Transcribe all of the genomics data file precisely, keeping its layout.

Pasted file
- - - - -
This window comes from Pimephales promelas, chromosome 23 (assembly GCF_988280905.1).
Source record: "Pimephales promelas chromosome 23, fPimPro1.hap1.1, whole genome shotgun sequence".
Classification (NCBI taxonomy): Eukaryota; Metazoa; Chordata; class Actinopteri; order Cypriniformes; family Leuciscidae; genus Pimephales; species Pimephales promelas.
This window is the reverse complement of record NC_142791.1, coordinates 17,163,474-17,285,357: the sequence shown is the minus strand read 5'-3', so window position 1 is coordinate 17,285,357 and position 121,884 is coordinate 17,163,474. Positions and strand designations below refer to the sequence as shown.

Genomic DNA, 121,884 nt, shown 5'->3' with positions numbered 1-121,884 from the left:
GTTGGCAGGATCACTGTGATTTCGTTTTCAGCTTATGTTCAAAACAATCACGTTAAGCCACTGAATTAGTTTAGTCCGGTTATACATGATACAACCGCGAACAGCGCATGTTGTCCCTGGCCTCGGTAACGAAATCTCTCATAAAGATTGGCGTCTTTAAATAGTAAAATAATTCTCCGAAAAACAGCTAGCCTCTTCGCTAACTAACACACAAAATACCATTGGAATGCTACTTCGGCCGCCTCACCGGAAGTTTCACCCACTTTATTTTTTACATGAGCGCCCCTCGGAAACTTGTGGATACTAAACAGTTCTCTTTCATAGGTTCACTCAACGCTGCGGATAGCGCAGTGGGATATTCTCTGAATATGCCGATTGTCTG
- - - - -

This window comes from Pimephales promelas, chromosome 23 (assembly GCF_988280905.1).
Source record: "Pimephales promelas chromosome 23, fPimPro1.hap1.1, whole genome shotgun sequence".
Classification (NCBI taxonomy): Eukaryota; Metazoa; Chordata; class Actinopteri; order Cypriniformes; family Leuciscidae; genus Pimephales; species Pimephales promelas.
This window is the reverse complement of record NC_142791.1, coordinates 17,163,474-17,285,357: the sequence shown is the minus strand read 5'-3', so window position 1 is coordinate 17,285,357 and position 121,884 is coordinate 17,163,474. Positions and strand designations below refer to the sequence as shown.

Genomic DNA, 121,884 nt, shown 5'->3' with positions numbered 1-121,884 from the left:
GTTGGCAGGATCACTGTGATTTCGTTTTCAGCTTATGTTCAAAACAATCACGTTAAGCCACTGAATTAGTTTAGTCCGGTTATACATGATACAACCGCGAACAGCGCATGTTGTCCCTGGCCTCGGTAACGAAATCTCTCATAAAGATTGGCGTCTTTAAATAGTAAAATAATTCTCCGAAAAACAGCTAGCCTCTTCGCTAACTAACACACAAAATACCATTGGAATGCTACTTCGGCCGCCTCACCGGAAGTTTCACCCACTTTATTTTTTACATGAGCGCCCCTCGGAAACTTGTGGATACTAAACAGTTCTCTTTCATAGGTTCACTCAACGCTGCGGATAGCGCAGTGGGATATTCTCTGAATATGCCGATTGTCTG